Finding a Buyid inscription carved on the stones of the ancient palace of Darius, in Persepolis, does not seem to be anything new. And indeed it is not. Anyway, the fourth Buyid inscription of Persepolis, carved to commemorate Abu Kalijar, grandson of Baha’a al-Dawla, is quite interesting for some peculiar features.
Probably shortly after having the first inscription carved in Persepolis, ‘Adud al-Dawla returned in the ancient Persian site to make another inscription, celebrating his victory over Isfahan.
I like the Buyids: a small dynasty originally from Iranian plateau that ruled Iran and Iraq, or at least parts of the territory, between the 10th and the 11th century. They produced finely made metalwork and beautiful silks, among other things. In their art as well as in their ruling style, they pursued the Iranian…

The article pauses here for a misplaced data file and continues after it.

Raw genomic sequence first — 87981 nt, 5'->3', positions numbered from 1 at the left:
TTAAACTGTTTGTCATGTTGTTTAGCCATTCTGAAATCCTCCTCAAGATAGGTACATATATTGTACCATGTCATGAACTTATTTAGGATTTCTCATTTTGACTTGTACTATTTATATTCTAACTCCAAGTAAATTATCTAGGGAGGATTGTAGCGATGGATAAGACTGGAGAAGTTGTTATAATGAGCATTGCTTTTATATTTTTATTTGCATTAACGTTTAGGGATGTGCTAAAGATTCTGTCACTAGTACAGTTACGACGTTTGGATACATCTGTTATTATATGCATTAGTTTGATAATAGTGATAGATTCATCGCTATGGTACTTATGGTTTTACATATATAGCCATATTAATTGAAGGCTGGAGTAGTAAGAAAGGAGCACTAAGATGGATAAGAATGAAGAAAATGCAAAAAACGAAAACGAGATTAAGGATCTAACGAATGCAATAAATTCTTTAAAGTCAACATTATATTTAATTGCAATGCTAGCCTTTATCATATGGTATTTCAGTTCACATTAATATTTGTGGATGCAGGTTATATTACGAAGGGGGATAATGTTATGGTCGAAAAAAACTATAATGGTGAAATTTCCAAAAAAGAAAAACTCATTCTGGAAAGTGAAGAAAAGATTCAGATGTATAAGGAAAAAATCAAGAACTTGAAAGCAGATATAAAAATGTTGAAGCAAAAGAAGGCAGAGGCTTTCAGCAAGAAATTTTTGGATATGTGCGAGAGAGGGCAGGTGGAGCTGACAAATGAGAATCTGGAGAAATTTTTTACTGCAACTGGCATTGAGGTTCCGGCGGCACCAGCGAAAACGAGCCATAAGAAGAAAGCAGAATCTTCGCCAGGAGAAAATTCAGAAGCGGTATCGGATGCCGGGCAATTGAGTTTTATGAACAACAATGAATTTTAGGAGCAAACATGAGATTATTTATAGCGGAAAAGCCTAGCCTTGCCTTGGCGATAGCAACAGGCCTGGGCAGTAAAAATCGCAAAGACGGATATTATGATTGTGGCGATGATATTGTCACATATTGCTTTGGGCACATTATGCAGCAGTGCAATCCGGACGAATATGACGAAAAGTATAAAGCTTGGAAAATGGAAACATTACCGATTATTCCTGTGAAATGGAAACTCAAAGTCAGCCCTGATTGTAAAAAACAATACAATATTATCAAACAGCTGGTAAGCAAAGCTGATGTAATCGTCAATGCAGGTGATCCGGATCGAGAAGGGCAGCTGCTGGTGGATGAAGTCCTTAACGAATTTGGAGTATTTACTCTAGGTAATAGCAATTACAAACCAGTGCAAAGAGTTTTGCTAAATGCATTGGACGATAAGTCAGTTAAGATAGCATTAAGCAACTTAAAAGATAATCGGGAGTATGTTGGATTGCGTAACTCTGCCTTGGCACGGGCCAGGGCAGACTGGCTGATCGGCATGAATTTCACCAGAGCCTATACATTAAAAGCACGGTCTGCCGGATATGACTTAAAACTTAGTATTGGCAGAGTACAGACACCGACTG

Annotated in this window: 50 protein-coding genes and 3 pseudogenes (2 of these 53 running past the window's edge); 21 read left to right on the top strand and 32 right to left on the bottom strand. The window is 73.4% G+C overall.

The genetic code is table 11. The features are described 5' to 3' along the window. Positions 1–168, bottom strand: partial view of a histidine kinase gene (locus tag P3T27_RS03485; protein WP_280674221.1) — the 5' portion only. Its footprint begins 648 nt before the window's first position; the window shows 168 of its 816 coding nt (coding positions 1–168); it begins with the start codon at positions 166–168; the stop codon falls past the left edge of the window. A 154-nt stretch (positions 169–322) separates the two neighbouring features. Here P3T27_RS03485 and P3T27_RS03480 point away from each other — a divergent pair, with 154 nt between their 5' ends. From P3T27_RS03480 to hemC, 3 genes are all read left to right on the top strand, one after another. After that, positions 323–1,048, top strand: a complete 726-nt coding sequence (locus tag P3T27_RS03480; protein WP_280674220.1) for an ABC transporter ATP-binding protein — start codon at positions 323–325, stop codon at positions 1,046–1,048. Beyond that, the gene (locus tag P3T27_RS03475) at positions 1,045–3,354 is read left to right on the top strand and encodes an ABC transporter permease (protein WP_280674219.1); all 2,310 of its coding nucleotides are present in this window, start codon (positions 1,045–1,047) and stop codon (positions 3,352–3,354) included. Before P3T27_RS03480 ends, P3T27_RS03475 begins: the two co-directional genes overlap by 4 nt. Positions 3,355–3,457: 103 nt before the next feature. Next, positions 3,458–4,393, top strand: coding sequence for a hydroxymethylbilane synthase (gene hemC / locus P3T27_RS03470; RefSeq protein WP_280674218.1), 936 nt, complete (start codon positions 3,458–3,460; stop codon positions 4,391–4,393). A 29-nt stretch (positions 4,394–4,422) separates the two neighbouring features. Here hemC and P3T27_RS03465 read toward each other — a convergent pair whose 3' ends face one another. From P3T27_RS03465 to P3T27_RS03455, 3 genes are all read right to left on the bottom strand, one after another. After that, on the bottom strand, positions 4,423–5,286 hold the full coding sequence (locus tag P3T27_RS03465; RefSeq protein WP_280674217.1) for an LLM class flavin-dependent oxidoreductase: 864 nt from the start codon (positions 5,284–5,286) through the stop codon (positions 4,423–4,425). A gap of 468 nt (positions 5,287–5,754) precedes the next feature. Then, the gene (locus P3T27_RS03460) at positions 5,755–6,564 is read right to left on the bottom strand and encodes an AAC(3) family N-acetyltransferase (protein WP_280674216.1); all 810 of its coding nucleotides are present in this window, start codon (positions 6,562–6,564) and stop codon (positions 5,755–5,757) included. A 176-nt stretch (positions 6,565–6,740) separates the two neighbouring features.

Calligraphy is widespread in Islamic architecture of course, but it can be found also on a series of portable objects: woodwork, pottery and for course metalwork. In these cases the content of the inscription is strictly connected to the use of the object.